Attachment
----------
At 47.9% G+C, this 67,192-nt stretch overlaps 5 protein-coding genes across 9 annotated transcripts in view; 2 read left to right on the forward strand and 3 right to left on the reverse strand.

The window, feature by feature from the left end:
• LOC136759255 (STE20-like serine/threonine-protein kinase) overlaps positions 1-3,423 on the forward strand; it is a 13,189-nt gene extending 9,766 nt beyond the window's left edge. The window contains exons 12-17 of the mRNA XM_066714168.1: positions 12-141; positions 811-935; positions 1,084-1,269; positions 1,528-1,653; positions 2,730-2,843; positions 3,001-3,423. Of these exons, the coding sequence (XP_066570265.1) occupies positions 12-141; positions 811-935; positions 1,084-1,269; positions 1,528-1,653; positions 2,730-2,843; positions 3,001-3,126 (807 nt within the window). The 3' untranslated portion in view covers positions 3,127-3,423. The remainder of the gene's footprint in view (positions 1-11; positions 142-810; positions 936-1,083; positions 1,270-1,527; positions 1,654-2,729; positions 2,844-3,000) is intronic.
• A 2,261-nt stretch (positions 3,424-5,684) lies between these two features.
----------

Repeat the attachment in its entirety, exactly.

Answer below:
At 47.9% G+C, this 67,192-nt stretch overlaps 5 protein-coding genes across 9 annotated transcripts in view; 2 read left to right on the forward strand and 3 right to left on the reverse strand.

The window, feature by feature from the left end:
• LOC136759255 (STE20-like serine/threonine-protein kinase) overlaps positions 1-3,423 on the forward strand; it is a 13,189-nt gene extending 9,766 nt beyond the window's left edge. The window contains exons 12-17 of the mRNA XM_066714168.1: positions 12-141; positions 811-935; positions 1,084-1,269; positions 1,528-1,653; positions 2,730-2,843; positions 3,001-3,423. Of these exons, the coding sequence (XP_066570265.1) occupies positions 12-141; positions 811-935; positions 1,084-1,269; positions 1,528-1,653; positions 2,730-2,843; positions 3,001-3,126 (807 nt within the window). The 3' untranslated portion in view covers positions 3,127-3,423. The remainder of the gene's footprint in view (positions 1-11; positions 142-810; positions 936-1,083; positions 1,270-1,527; positions 1,654-2,729; positions 2,844-3,000) is intronic.
• A 2,261-nt stretch (positions 3,424-5,684) lies between these two features.